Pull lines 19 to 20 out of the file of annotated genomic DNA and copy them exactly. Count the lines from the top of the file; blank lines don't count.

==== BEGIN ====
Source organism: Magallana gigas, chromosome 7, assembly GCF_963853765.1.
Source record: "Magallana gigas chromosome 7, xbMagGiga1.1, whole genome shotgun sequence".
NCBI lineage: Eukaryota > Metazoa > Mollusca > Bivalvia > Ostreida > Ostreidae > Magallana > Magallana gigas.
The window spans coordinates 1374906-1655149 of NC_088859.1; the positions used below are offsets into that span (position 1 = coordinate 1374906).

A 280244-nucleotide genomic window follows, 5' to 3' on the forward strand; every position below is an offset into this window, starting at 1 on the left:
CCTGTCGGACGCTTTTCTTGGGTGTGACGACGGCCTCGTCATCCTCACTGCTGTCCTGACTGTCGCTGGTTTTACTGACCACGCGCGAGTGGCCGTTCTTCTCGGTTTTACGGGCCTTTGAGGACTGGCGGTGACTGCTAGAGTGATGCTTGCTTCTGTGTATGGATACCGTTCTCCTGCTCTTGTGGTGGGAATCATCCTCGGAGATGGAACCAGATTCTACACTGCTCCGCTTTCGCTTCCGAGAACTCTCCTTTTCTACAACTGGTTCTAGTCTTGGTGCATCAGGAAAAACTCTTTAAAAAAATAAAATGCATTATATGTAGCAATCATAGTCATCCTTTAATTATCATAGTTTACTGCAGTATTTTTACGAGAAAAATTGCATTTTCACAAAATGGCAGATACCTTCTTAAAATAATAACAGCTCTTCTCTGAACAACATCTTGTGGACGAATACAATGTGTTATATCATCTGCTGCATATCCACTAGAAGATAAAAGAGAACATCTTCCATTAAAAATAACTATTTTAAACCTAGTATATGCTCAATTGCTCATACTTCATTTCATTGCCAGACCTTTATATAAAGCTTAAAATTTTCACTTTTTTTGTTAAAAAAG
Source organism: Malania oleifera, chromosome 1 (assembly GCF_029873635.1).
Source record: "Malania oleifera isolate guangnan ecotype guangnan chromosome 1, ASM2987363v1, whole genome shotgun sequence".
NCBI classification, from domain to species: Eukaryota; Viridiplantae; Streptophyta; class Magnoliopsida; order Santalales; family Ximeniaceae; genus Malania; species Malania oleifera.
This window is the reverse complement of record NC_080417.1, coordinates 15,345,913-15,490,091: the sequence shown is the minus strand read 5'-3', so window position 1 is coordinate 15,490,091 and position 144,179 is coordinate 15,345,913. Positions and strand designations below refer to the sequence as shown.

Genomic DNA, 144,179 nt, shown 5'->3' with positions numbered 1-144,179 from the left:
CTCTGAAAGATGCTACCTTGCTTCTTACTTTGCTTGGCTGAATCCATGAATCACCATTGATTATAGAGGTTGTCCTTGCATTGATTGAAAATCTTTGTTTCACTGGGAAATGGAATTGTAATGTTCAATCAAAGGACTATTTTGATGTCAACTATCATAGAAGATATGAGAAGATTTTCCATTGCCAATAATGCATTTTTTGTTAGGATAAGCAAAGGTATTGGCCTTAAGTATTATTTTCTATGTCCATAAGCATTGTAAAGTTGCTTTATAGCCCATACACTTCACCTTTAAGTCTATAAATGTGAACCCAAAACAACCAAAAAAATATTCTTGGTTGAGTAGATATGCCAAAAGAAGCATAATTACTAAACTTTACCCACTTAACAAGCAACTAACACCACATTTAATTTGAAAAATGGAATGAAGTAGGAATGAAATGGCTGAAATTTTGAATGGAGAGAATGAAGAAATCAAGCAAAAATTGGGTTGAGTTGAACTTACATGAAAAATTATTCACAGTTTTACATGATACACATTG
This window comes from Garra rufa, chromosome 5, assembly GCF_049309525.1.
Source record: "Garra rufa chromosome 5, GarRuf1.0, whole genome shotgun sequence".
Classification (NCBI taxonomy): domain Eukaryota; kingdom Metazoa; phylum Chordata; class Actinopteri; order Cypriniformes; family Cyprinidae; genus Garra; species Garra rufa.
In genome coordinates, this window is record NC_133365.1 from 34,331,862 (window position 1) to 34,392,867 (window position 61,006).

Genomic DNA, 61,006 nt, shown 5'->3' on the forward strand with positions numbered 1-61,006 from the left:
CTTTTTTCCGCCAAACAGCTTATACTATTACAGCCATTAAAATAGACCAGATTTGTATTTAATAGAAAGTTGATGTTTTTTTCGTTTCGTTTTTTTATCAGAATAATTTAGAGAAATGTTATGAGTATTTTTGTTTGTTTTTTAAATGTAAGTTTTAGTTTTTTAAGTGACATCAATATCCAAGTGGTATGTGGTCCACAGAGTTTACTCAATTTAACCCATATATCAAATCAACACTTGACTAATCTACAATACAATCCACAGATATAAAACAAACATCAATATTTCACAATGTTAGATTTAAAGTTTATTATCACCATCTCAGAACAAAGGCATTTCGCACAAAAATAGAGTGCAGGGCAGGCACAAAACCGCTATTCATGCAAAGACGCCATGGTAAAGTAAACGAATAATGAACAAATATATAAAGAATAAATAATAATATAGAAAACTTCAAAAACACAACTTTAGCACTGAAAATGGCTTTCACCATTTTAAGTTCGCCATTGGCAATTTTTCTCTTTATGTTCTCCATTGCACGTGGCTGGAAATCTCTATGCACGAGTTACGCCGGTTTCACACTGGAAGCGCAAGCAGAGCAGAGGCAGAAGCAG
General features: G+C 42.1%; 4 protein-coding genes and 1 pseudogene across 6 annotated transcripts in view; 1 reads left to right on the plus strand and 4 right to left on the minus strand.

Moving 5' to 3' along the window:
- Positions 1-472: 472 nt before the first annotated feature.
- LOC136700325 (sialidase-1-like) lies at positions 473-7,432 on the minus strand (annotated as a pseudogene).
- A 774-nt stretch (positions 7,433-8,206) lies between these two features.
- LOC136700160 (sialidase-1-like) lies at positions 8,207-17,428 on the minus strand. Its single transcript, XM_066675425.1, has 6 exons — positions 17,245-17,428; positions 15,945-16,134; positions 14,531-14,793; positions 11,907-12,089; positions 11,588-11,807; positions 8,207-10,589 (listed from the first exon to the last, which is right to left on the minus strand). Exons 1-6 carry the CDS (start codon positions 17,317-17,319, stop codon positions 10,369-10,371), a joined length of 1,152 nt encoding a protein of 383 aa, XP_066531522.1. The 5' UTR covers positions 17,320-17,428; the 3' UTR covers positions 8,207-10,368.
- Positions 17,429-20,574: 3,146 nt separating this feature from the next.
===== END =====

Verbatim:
General features: G+C 42.1%; 4 protein-coding genes and 1 pseudogene across 6 annotated transcripts in view; 1 reads left to right on the plus strand and 4 right to left on the minus strand.

Moving 5' to 3' along the window: